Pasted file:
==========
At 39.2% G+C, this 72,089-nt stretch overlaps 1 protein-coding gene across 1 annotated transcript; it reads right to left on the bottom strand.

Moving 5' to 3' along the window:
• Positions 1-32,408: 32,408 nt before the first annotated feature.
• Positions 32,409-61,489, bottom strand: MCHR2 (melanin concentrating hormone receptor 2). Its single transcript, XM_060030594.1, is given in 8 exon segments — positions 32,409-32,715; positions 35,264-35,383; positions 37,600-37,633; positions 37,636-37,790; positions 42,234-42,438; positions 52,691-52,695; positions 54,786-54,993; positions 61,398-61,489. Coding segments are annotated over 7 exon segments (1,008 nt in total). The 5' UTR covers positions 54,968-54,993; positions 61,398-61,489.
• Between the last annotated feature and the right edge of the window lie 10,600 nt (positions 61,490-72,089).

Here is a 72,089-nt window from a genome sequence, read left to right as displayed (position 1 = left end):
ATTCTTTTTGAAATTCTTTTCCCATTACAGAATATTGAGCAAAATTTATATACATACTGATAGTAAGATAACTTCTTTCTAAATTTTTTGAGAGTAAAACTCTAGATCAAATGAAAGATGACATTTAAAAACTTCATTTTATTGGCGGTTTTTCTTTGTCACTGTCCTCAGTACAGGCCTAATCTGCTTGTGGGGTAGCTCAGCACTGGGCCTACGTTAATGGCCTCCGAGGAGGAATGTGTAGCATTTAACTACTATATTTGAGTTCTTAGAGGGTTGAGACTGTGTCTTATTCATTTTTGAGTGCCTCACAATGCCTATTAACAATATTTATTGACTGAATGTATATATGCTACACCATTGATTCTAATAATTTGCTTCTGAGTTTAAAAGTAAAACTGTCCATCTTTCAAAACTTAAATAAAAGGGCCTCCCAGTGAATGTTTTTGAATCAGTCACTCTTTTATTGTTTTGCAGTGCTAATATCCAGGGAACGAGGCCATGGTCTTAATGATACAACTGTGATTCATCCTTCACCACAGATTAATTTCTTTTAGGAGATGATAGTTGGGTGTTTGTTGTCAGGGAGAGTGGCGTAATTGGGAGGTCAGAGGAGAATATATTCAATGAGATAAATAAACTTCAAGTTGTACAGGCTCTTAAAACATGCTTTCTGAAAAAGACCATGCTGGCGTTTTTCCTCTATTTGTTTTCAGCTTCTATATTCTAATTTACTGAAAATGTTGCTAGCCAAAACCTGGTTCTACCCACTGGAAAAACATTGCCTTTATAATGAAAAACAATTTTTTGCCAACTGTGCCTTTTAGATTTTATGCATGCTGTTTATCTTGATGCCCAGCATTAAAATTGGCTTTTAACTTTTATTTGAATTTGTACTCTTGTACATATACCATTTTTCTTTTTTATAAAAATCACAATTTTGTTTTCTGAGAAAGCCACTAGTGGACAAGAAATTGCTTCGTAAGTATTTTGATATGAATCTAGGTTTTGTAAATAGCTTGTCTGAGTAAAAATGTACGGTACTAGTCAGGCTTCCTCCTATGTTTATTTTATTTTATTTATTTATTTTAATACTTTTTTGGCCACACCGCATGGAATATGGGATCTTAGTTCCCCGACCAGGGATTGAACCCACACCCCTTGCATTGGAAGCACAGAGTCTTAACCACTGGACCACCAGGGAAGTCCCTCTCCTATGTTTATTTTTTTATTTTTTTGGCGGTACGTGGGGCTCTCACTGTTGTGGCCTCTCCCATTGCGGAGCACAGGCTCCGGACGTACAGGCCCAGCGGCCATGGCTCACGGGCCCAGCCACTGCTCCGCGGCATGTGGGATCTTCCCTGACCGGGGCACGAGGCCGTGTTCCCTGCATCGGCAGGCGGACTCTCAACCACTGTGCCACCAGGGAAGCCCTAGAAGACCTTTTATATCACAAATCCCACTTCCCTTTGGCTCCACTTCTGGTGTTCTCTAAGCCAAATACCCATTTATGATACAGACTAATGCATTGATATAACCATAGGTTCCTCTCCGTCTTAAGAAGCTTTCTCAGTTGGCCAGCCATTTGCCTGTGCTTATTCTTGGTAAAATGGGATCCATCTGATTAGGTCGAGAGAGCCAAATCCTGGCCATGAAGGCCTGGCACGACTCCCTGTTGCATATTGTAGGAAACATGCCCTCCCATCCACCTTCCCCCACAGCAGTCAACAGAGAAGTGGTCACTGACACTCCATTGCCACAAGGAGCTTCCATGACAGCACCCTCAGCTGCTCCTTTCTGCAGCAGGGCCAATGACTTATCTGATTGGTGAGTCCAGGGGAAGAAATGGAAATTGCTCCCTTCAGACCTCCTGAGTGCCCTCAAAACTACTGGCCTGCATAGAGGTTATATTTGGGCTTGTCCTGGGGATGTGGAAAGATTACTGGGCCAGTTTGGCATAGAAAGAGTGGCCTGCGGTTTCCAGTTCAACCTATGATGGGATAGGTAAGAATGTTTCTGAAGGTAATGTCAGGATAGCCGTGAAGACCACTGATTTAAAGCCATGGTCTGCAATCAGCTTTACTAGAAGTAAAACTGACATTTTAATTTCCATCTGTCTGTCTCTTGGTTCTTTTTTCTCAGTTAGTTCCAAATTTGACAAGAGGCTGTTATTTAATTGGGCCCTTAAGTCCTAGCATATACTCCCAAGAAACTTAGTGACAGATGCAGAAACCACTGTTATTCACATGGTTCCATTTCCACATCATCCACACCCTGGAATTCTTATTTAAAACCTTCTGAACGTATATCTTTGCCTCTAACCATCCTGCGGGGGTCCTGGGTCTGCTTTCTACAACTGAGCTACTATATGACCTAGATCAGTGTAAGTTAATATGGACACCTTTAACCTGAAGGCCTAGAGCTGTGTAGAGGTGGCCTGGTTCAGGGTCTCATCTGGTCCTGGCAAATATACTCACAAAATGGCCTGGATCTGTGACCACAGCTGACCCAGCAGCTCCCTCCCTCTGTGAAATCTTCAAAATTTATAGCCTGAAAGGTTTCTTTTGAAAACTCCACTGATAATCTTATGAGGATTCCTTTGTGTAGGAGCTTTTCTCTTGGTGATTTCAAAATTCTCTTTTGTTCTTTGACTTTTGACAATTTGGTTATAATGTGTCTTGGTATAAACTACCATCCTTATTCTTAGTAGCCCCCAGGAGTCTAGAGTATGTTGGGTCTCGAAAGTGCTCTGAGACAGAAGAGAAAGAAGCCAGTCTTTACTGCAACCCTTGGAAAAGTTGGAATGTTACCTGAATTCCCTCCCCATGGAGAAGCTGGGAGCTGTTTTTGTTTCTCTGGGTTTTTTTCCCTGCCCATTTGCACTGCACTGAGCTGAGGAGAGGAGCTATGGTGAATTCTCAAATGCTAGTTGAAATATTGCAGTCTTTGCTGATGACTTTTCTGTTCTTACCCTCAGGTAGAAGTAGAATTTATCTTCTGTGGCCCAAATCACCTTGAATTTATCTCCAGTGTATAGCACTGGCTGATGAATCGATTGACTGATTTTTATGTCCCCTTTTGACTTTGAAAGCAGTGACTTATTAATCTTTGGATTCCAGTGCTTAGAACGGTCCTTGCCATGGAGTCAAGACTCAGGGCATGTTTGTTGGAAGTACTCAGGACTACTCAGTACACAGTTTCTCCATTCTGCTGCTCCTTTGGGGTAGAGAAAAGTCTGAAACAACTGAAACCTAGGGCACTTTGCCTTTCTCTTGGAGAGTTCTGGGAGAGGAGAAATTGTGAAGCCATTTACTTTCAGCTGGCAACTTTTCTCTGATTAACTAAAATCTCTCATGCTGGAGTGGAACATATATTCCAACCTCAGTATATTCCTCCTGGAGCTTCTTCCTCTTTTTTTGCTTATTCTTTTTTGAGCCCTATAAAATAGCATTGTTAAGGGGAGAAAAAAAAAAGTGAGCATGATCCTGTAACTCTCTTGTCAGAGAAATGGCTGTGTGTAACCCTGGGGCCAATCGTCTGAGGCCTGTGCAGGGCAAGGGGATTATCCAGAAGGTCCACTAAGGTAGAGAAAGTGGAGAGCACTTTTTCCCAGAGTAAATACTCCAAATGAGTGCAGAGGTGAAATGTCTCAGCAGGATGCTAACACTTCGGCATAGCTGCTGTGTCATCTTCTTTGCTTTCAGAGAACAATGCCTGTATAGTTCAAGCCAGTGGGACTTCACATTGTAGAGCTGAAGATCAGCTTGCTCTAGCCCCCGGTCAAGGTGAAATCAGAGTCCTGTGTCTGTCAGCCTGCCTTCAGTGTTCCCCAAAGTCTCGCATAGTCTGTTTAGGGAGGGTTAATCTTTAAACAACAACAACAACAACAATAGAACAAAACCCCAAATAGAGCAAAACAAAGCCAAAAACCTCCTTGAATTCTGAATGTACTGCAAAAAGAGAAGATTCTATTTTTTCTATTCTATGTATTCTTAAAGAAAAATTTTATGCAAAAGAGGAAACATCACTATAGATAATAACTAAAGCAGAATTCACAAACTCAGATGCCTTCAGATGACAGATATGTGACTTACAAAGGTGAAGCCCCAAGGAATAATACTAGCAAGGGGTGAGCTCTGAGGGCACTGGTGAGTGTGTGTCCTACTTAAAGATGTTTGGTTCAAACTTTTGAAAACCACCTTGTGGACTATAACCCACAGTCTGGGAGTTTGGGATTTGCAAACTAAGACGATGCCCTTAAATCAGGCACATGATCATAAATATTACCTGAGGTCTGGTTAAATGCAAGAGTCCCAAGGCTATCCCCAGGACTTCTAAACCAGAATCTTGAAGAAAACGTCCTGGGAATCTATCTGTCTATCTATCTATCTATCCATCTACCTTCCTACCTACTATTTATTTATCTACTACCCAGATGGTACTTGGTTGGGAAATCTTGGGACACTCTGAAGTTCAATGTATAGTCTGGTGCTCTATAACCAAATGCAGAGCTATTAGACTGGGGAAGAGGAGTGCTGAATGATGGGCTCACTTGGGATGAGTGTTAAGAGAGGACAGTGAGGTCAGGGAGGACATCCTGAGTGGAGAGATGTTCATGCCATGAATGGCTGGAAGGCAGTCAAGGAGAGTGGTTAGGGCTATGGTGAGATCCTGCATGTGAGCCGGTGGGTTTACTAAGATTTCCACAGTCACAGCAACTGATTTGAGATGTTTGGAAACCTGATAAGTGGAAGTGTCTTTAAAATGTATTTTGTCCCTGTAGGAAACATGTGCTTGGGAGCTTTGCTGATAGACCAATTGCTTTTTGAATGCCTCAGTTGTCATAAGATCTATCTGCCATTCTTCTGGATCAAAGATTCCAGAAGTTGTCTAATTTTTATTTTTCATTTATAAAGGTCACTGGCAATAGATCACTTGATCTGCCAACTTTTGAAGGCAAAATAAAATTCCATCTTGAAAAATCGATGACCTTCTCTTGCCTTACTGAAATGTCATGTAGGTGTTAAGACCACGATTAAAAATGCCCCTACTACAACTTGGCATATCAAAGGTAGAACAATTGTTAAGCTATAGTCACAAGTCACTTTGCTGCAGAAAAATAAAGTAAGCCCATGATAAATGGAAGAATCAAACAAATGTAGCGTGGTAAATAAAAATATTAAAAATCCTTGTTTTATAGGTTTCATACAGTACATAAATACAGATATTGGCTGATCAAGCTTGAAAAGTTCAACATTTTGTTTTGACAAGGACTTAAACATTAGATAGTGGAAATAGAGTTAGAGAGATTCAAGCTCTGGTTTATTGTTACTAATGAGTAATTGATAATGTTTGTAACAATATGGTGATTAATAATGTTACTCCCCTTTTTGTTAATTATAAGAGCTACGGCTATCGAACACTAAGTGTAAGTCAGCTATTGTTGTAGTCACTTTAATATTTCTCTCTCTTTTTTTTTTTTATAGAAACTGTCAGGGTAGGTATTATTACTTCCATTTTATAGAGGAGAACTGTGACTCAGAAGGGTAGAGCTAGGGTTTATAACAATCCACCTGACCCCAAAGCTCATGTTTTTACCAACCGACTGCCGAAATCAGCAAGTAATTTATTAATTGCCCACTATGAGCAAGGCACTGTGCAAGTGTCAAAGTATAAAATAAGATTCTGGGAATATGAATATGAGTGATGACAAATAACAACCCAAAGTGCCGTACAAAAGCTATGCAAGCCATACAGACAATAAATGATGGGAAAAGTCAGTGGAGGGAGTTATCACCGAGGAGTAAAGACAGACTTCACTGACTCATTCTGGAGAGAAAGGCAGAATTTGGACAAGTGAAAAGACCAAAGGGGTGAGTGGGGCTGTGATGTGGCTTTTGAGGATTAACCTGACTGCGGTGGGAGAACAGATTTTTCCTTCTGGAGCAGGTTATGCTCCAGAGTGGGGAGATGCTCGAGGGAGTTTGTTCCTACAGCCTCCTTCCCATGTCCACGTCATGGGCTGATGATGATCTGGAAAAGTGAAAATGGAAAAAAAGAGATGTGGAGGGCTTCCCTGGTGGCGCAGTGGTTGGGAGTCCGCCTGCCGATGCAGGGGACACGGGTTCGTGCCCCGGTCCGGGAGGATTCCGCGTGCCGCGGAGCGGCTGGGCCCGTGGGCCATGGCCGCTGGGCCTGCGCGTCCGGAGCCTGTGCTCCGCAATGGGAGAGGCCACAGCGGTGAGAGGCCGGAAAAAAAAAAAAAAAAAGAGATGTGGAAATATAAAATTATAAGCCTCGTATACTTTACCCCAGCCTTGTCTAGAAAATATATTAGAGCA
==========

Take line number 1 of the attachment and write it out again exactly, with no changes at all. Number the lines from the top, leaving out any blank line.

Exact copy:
At 39.2% G+C, this 72,089-nt stretch overlaps 1 protein-coding gene across 1 annotated transcript; it reads right to left on the bottom strand.